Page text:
Recently, I blogged about Indirect configuration with SSIS. In the first SSIS project I did, I questioned myself, search through web sites, to find out whether I should use direct instead of indirect configuration. Here are the pros and cons of direct and indirect configurations.
- Doesn't need environment variables creation or maintenance
- Scale well when multiple databases (e.g. TEST and Pre-Prod) are used on the same server
- Changes can be made to the configurations files (.dtsconfig) when deployment is made using SSIS deployment utility
- Need to specify configuration file that we want to use when the package is triggered with DTExec (/conf switch).
- If multiple layers of packages are used (parent/child packages), need to transfer configured values from the parent to the child package using parent packages variables which can be tricky (if one parent variable is missing, the rest of the parent package configs (parameters) will not be transferred).
- The two above cons can be bypassed by using SSIS deployment wizard, so if the configuration file switch (/conf) with DTExec is not used, packages need to be deployed via SSIS configuration wizard
- All packages can reference the configuration file(s) via environment variable
- Packages can be deployed simply using copy/paste or xcopy, no need to mess with SSIS deployment utility
- Packages or application is not dependent of configuration switches when triggered with DTExec utility (command line is much simpler)
- Multiple layers (parent/child levels) scale better since all packages has all configuration values it needs to execute. They do not depend on parent packages and a child package can be used as a parent packages without problems (no need to remove or add parent packages configurations
- Require environment variables to be created
- Does not support easily multiple databases (e.g. TEST and Pre-Prod) to be used on the same server
Using multiple package set on the same server
While this is not current, it happens sometime that the same server is used for both Test and Pre-Production. Using indirect configuration, An environment variable holds the reference to a configuration file. Since there are multiple databases or package set on the same server, indirect configuration cannot be used with system environment variables.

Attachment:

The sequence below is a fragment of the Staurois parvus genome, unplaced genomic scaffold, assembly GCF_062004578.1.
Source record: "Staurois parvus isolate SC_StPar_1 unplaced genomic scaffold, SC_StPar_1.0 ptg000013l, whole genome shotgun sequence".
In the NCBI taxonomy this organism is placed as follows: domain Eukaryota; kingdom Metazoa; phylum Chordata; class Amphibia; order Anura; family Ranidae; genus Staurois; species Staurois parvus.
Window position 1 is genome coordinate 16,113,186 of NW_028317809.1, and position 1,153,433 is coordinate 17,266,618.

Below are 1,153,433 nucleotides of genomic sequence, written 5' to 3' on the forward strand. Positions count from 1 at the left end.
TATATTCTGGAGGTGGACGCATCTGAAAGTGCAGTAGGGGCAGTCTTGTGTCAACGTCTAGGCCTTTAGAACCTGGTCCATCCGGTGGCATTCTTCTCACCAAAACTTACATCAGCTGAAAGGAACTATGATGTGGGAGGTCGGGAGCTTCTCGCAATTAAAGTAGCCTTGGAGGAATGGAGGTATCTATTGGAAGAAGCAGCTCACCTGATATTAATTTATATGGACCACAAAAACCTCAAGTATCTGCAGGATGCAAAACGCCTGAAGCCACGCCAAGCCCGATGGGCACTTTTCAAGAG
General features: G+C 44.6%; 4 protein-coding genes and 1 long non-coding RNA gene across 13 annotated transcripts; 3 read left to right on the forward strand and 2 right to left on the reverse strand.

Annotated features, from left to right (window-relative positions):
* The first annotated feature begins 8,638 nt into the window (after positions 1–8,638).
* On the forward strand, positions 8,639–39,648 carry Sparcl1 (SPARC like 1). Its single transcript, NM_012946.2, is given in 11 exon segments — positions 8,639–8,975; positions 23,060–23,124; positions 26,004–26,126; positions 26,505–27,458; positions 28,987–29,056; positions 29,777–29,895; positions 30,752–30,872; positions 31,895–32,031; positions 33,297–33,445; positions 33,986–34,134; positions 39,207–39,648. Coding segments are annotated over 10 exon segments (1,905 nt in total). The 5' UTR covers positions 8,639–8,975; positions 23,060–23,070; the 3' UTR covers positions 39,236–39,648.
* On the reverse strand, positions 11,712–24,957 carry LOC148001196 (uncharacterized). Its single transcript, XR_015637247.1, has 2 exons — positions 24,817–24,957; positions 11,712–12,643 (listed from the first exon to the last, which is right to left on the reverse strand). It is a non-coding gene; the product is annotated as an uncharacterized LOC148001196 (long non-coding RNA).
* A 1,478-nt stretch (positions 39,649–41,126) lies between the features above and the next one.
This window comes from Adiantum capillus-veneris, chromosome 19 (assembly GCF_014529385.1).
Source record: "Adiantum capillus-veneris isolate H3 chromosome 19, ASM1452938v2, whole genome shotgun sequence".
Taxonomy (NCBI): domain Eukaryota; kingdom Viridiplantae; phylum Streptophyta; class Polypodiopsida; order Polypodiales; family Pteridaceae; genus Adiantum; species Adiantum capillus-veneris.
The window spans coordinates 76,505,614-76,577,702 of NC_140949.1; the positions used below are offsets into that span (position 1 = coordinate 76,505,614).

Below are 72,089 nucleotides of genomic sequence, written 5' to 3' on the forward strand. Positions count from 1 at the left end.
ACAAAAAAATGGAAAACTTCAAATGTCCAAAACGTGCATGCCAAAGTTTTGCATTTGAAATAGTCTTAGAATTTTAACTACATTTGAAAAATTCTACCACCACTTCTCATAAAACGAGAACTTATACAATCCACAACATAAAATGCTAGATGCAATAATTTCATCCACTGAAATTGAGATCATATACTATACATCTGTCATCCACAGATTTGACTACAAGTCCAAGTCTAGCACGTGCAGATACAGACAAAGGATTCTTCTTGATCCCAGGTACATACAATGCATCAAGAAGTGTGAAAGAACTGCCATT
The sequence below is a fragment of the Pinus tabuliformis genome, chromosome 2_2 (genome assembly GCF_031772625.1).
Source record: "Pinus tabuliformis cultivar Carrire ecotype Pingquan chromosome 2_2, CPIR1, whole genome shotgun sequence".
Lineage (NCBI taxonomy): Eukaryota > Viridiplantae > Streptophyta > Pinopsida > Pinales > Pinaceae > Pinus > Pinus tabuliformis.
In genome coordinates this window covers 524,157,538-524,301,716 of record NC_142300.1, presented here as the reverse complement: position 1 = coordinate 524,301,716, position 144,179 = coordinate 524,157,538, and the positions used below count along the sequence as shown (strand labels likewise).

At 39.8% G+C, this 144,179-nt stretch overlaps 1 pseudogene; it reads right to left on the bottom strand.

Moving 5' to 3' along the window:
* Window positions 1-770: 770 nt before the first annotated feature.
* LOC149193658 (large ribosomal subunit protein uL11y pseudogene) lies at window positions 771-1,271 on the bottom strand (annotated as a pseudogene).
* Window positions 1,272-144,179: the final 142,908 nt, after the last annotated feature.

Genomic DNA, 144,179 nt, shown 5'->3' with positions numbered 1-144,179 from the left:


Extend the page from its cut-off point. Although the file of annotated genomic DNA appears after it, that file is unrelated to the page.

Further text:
This problem can be circumvented by using user environment variables, but this is more complicated since it requires more than one user to be created to be able to launch loads. Also, remote desktop if often used to enable developers to connect onto test/pre-prod servers for debugging or deployment purposes using their active directory (AD) account. This approach would require multiplying AD accounts by the number of databases on the server.
Another approach would be to isolate databases by using virtual machines. But, with high volume ET loads, adding another layer between OS and package set can fool performance and tuning statistics and therefore strategies used to improve overall load performance. That said, having a slower machine while testing force developers to improve their packages loading performances, which cannot be harmful when deployment of the application onto production server :-).
Which method should you use?
The answer to this question is: it depends. If you are confident that you are going to use the same path to store your configurations files in Dev/Test/Pre-prod and production servers, direct configuration is an option.
The most flexible approach is definitively the indirect configuration. Using this method, you can change configuration file location and even its name. Also, I like having my packages behave like business objects: that is they the necessary logic to access what they need to function properly. A package know where to look to find out its core configurations (connection strings for example). It does not rely on parent package for them.
I hope this article help some of you decide which configuration method to use. On all the projects I did ( or doing), I always need to think of which method to use. It always depend on the architecture and deployment method used in place. But, when I have the choice (nothing has ever been done yet), indirect configuration is my first choice.